In vivo imaging reveals PKA regulation of ERK activity during neutrophil recruitment to inflamed intestines.

Mizuno R, Kamioka Y, Kabashima K, Imajo M, Sumiyama K, Nakasho E, Ito T, Hamazaki Y, Okuchi Y, Sakai Y, Kiyokawa E, Matsuda M - J. Exp. Med. (2014)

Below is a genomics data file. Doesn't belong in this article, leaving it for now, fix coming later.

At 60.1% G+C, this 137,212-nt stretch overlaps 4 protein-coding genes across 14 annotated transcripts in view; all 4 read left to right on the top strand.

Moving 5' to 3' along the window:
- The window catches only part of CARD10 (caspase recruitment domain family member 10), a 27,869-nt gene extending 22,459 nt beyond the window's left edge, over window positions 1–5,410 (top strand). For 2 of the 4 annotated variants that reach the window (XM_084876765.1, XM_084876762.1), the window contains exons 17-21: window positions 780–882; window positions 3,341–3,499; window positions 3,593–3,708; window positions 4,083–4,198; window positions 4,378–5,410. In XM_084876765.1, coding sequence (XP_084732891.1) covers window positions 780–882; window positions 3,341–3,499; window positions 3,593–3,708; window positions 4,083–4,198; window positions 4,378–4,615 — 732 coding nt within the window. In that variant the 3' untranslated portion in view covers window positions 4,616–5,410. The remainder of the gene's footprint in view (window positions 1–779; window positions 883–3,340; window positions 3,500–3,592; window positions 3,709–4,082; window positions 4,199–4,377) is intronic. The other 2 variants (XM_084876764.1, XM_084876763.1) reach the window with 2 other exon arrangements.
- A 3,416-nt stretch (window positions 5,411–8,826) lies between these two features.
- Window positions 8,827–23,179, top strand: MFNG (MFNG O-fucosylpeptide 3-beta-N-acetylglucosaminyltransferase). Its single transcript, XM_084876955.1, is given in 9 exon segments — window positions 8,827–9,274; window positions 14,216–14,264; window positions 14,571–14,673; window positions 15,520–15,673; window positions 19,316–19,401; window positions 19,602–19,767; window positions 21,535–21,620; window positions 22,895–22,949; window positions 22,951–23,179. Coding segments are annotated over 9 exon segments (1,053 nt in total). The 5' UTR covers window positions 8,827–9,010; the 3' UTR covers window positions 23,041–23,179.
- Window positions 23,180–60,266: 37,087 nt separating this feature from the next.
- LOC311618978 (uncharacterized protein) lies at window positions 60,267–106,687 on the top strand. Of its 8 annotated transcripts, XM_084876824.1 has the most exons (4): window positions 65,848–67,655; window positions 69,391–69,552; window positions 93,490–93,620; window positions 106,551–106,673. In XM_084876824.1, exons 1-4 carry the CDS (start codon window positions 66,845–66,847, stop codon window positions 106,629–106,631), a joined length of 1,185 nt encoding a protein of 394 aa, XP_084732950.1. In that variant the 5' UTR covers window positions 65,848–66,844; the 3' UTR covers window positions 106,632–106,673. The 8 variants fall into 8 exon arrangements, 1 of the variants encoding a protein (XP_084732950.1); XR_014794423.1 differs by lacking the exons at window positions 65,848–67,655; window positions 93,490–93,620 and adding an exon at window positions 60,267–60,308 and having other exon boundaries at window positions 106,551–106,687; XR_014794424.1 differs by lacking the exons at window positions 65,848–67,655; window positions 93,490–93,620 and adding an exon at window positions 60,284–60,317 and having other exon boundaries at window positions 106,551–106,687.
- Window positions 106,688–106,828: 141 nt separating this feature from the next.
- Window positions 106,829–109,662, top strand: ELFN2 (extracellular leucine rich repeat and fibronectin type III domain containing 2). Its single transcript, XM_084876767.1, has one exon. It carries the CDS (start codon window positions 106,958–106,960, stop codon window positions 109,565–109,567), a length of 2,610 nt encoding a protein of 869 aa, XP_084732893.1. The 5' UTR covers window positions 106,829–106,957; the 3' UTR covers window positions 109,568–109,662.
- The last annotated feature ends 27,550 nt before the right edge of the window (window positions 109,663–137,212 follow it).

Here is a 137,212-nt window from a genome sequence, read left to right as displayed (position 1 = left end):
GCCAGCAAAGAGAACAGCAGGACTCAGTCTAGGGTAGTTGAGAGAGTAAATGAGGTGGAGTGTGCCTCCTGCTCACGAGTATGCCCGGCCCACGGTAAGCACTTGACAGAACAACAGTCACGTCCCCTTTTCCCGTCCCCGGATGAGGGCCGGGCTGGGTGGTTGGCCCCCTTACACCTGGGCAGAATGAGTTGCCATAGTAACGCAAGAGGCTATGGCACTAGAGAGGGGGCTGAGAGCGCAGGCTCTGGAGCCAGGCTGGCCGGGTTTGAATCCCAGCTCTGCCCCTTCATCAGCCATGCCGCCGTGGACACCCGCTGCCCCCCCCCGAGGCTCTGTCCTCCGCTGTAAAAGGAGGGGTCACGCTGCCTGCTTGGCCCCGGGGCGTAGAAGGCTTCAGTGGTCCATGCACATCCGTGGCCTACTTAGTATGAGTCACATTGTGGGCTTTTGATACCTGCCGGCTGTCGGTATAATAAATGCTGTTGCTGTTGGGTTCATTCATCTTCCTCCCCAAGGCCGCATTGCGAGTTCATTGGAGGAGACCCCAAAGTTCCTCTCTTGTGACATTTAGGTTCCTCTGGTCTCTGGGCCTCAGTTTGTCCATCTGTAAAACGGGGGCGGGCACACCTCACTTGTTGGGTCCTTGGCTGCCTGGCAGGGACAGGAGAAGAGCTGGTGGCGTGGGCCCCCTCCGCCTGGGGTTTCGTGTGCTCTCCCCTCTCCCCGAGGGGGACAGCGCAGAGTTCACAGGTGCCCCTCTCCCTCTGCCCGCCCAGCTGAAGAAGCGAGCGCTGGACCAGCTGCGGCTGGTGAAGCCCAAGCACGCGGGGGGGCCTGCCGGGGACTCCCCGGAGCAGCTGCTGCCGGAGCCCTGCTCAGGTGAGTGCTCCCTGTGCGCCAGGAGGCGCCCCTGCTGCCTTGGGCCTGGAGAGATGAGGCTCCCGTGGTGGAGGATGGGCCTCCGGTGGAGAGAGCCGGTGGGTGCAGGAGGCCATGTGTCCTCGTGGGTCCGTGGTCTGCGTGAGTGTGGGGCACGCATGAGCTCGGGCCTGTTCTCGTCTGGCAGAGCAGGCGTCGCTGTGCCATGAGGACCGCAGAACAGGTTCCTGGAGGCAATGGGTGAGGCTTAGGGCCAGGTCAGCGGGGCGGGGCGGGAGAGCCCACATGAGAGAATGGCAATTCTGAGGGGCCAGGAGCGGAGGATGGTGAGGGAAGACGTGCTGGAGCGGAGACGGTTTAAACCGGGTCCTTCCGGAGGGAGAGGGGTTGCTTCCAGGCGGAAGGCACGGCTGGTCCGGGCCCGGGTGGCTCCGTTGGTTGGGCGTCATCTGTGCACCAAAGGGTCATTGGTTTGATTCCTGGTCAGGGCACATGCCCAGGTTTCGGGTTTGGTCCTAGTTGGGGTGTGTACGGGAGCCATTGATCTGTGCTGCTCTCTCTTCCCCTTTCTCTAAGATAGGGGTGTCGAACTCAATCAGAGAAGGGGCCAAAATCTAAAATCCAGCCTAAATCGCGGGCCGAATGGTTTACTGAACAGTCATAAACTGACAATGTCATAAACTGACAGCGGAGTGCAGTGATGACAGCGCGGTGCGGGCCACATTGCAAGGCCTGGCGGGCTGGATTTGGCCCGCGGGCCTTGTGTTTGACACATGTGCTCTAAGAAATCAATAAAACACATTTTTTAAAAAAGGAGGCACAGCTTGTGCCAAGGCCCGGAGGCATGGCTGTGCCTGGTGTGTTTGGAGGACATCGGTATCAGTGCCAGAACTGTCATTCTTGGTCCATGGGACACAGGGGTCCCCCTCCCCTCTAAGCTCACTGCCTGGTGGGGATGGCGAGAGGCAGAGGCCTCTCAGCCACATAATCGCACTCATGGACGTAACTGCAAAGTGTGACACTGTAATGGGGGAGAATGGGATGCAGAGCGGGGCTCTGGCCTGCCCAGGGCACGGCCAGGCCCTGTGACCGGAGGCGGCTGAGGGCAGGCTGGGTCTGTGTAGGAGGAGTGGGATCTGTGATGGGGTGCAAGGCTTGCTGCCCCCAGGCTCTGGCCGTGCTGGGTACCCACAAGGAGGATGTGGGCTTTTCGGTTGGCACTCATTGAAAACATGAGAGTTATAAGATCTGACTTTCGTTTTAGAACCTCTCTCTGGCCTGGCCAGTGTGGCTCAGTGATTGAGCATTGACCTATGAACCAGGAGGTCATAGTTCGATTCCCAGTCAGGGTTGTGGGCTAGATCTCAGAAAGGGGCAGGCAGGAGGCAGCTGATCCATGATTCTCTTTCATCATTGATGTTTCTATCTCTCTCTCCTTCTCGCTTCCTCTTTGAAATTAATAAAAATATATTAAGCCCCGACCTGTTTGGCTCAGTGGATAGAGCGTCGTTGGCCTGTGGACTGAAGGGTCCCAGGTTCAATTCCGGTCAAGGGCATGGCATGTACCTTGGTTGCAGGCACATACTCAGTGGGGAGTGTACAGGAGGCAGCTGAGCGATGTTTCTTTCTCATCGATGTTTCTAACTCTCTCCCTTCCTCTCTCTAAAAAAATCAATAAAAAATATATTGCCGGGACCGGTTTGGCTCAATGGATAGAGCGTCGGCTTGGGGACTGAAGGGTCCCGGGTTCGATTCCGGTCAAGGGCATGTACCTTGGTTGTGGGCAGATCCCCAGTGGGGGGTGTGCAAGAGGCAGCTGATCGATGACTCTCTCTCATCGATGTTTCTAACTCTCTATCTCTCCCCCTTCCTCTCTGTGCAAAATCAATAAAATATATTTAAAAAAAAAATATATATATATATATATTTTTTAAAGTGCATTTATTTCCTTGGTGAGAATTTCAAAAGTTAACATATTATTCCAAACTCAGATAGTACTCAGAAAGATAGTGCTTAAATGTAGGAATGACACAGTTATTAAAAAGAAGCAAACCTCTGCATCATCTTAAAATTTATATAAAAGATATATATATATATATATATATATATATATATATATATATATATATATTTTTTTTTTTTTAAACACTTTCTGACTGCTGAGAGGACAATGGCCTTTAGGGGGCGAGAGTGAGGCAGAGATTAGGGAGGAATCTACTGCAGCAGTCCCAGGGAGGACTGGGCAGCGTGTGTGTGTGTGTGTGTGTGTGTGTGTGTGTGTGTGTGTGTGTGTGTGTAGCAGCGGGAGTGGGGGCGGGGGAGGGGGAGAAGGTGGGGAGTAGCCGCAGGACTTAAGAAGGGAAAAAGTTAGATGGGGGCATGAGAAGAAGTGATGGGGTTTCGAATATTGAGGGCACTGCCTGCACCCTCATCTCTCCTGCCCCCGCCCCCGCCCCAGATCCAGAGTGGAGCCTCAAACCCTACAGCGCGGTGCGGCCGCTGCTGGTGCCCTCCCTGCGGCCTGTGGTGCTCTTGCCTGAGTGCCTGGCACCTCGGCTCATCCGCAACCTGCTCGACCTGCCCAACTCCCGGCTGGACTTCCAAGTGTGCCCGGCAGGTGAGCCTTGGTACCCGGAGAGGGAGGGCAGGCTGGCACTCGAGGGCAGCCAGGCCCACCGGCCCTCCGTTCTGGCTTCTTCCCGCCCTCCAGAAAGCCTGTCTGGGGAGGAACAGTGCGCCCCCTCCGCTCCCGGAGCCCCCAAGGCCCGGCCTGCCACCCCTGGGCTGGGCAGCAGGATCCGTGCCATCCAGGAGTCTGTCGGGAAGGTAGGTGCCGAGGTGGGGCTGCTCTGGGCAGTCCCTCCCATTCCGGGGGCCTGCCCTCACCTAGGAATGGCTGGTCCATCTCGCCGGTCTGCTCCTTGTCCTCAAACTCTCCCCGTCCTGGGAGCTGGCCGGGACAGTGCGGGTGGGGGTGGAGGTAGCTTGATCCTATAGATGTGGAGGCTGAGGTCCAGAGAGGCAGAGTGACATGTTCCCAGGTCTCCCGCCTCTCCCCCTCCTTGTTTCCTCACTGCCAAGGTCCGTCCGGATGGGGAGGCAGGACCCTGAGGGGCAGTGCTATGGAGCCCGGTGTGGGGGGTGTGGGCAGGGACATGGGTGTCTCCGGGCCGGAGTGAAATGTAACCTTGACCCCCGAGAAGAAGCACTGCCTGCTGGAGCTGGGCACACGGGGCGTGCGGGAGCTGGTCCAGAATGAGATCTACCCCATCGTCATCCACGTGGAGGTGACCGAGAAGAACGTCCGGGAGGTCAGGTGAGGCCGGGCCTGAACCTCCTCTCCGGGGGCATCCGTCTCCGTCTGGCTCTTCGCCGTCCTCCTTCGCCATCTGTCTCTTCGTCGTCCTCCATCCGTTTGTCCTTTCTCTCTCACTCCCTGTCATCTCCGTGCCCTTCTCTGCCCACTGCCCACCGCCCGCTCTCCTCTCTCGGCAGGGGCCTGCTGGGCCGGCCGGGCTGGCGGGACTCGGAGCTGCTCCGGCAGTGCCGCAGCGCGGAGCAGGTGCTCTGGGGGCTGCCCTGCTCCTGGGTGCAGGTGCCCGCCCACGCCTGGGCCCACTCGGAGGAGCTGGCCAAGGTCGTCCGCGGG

Inhibition of the recruitment to endothelial cells and the migration of neutrophils by an EP4 agonist. (A) Time courses of the PKA activity of intravascular and interstitial neutrophils are plotted against time. An EP4 agonist, ONO-AE1-329, was injected intravenously (0.25 mg/kg) at time 0. 10 neutrophils in each group were randomly selected in the CFP images and examined for PKA activity in the corresponding FRET/CFP ratio image. Three mice were analyzed independently, and the mean and one SD are indicated. (B) In vivo imaging of the lamina propria of the intestinal mucosa in Eisuke mice and a schematic view of this region. Images are cropped from Video 7. 0.25 mg/kg ONO-AE1-329 was injected intravenously at time 0. Cr, crypt; Ly, lymphatic vessel; Ve, venule. Gamma, 1.3. The image is a representative view field of a mouse in three independent experiments. (C) Inhibition of the entry of neutrophils into the neutrophil recruitment cascade by ONO-AE1-329 treatment. The numbers of neutrophils on the endothelial cells in three mice were counted, and the mean values with one SD are plotted against time. Bars indicate the SD. Asterisks indicate the result of the paired Student’s t test between each time point and time 0: *, P < 0.05; **, P < 0.01. (D and E) ERK activity and migration velocity of neutrophils migrating in the connective tissue at the indicated time points. 20 neutrophils in each of two mice were analyzed. Black dots and red bars indicate the ERK activity (D) and migration velocity (E) in each neutrophil and the mean values, respectively. ***, P < 0.001 (D, Student’s t test; E, Mann–Whitney U test). (F) Cancellation of the effect of flurbiprofen axetil by ONO-AE1-329. FRET images of the lamina propria of the intestinal mucosa in Eisuke mice pretreated with LPS and fMLP. 7.5 mg/kg flurbiprofen axetil and 0.25 mg/kg ONO-AE1-329 were administered as indicated. Gamma, 1.14. Images are cropped from Video 8. The image is a representative view field of a mouse in three independent experiments. (G and H) ERK activities and migration velocities of neutrophils in the interstitial tissue at the indicated time points. 60 neutrophils from three mice were analyzed. Black dots and red bars indicate the ERK activity (G) and migration velocity (H) in each neutrophil and the mean values, respectively. ***, P < 0.001 (Student’s t test). (I) PKA activity of intravascular and interstitial neutrophils 10 min before and 30 min after 5 mg/kg EP4 antagonist, ONO-AE3-208, injection. 60 neutrophils in and out of venules were randomly selected in the CFP images of three mice and examined for the PKA activity in the corresponding FRET/CFP ratio images. Red bars indicate mean values. Note that FRET values were normalized to the intravascular neutrophils in the absence of ONO-AE3-208. ***, P < 0.001 (Student’s t test). (J–L) Increase in ERK activity and migration velocity of neutrophils by ONO-AE3-208. (J) FRET images of the lamina propria of the intestinal mucosa in Eisuke mice pretreated with LPS and fMLP and injected with 5 mg/kg ONO-AE3-208 at time 0. A CFP image and a scheme are also shown. Image is a representative view field of a mouse in three independent experiments. (B, F, and K) Bars, 50 µm. (K and L) The effect of ONO-AE3-208 on the ERK activity and migration velocity of interstitial neutrophils. 60 neutrophils were randomly selected in the CFP images at −10 and 30 min, and ERK activity (K) and the migration velocity (L) of each neutrophil were measured. Three mice were used to collect the data. Dots indicate the ERK activity (K) and migration velocity (L) in each neutrophil, and red bars indicate the mean values. ***, P < 0.001 (Mann–Whitney U test). (M) C57BL/6 mice treated as indicated were sacrificed 24 h later to count the number of intestinal ulcers. Five mice were analyzed in each group. Error bars indicate the SD. **, P < 0.01; ***, P < 0.001 (Mann–Whitney U test). (N and O) Effect of an EP2 agonist, ONO-AE1-259-01, on PKA activity of intravascular and interstitial neutrophils and migration velocity of interstitial neutrophils. (N) Time courses of PKA activity of intravascular and interstitial neutrophils are plotted against time. An EP2 agonist, 0.5 mg/kg ONO-AE1-259-01, was injected intravenously at time 0. 30 neutrophils were randomly selected in the CFP images and examined for PKA activity in the corresponding FRET/CFP ratio image. Three independent experiments were performed, and the mean values with one SD are shown. (O) The effect of ONO-AE1-259-01 on the migration velocity of interstitial neutrophils. 30 neutrophils from three mice were randomly selected in the CFP images at −20 and 20 min, and the migration velocity of each neutrophil was measured. Dots and bars indicate migration velocities in each neutrophil and mean values, respectively. n.s., not significant (Student’s t test).